I very much disagree, however, that And We the Creatures would serve well as an animal rights study. While some of the selections are strong protest poems, others are so subtle as to be neutral or so abstract their meaning is indecipherable. Still others are arguably anti-animal rights. In "Passing a Truck Full of Chickens at Night on Highway Eighty," Jane Mead goes so far as to suggest a trip to the slaughterplant could be an intriguing adventure for a chicken. In "Harbor Seals," Scott Cairns seemingly accepts the fishing industry's excuse for killing seals, referring to one dead or dying seal as "an idiot thing." If this was an attempt at irony, it failed in its delivery. Repeatedly referring to a pit bull terrier as "it," Chase Twichell conveys fascinated disgust for one in "Aisle of Dogs." Her/His descriptions of the other dogs in the shelter similarly convey more disgust than empathy: "All the other cages held adoptable pets, the manic yappers, sad matted mongrels, the dumb slobbering abandoned ones, the sick, the shaved, the scratching, the wounded and terrified, the lost, one to a cage, their water dishes overturned, their shit tracked around...." J. P. Dancing Bear's "The Horse's Life" perpetuates the perception of horses existing to serve humans (and cowboys, at that).
I also very much disagree that the book contains the very best poetry on the topic. In his interesting and informative foreword, Steve Kowit writes: "I want the most musically rapturous, conceptually engaging, and powerfully moving poetry I can find." I do, too, but, unfortunately, I didn't find it in this book. Instead I found the majority of poems in this slim volume to be mediocre. Because there are so few other books of animal rights poetry, I don't understand why Sage limited the book's contributors to contemporary poets, a few of whom had more than one poem included. Kowit mentions Burns, Smart, Whitman, Blake, and John Clare as being among poets who "have taken the lives of other creatures seriously." The book would have greatly benefitted from their affecting works. Such inclusions would, in fact, have shown that the concept of animal rights is not new, but has been around for centuries, if not millennia. While animal rights poetry can tend to be sappy or strident, it, of course, need not be, and there are many superb animal rights poems, including ones by contemporary poets.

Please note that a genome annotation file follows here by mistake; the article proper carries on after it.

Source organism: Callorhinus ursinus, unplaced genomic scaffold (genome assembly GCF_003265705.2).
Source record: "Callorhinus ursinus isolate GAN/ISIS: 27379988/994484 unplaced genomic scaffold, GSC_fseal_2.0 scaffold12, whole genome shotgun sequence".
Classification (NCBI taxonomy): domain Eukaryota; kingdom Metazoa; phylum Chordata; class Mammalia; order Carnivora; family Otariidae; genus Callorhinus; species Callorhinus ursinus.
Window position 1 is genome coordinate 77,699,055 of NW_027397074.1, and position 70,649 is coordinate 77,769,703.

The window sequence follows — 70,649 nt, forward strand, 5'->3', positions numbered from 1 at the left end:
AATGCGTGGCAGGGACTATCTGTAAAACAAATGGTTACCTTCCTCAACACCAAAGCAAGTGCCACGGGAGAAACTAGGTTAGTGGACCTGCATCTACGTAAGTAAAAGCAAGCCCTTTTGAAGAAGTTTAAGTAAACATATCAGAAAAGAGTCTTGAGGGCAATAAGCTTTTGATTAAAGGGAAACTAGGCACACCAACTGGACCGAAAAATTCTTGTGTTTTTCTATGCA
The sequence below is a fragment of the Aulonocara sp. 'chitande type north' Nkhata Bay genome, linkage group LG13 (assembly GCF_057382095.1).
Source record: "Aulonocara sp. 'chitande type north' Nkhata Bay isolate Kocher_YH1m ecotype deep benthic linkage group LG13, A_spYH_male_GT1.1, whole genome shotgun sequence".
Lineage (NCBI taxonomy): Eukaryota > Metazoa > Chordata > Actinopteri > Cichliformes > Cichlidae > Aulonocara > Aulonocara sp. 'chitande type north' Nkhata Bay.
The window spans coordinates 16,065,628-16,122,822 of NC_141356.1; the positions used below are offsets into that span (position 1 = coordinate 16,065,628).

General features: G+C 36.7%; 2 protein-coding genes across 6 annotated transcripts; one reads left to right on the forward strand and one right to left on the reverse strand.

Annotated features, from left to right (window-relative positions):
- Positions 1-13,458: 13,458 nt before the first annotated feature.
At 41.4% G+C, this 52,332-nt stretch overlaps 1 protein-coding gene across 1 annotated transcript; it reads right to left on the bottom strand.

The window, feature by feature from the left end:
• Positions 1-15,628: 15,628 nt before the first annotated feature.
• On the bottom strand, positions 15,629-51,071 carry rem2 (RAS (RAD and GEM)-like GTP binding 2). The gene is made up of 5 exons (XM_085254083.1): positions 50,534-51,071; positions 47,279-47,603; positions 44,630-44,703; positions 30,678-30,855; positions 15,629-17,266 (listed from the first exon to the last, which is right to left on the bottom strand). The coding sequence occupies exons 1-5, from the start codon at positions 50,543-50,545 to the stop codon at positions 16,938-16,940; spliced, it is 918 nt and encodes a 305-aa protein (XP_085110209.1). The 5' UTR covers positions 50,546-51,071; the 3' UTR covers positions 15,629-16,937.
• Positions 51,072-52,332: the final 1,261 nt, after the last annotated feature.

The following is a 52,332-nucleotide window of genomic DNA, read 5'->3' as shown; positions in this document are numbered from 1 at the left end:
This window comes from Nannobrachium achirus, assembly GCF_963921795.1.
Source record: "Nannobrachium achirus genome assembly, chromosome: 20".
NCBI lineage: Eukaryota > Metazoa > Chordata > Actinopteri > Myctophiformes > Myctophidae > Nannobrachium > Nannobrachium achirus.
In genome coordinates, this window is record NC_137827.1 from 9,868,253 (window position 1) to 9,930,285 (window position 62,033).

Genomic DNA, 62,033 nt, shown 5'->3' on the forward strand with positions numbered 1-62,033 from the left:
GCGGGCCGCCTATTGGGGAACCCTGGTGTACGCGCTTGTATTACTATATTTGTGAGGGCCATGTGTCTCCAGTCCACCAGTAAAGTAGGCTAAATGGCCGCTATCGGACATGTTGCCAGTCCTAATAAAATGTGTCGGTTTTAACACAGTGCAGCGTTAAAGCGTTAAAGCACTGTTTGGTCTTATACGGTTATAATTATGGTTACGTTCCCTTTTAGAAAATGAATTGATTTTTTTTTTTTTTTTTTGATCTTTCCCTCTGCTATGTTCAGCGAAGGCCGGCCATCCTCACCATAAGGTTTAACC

Unfortunately, I cannot recommend this book. Poetry can be a very effective way of helping to convey the plight of the world's most abused (our "bottomless cruelty," as Kowit puts it) to the potentially empathic, and publishing a collection of animal rights poetry is a very laudable idea. I hope Sage or others will make another such attempt soon. (Incidentally, as with all art, value is in the mind of the beholder. I read the first half of the book with an animal rights poet/advocate and the second half with my mate, who is very much a hands-on activist. The poet was more favorably inclined toward the poems than I, my mate less so.)
. Examples of superb animal rights poems can be found online at: http://www.tao.ca/~vegans/poetry http://www.geocities.com/RainForest/Vines/2326/poet.html http://www.animalsvoice.com/PAGES/poetry.html
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Mary Finelli. Review of Sage, C. J., ed., And We the Creatures.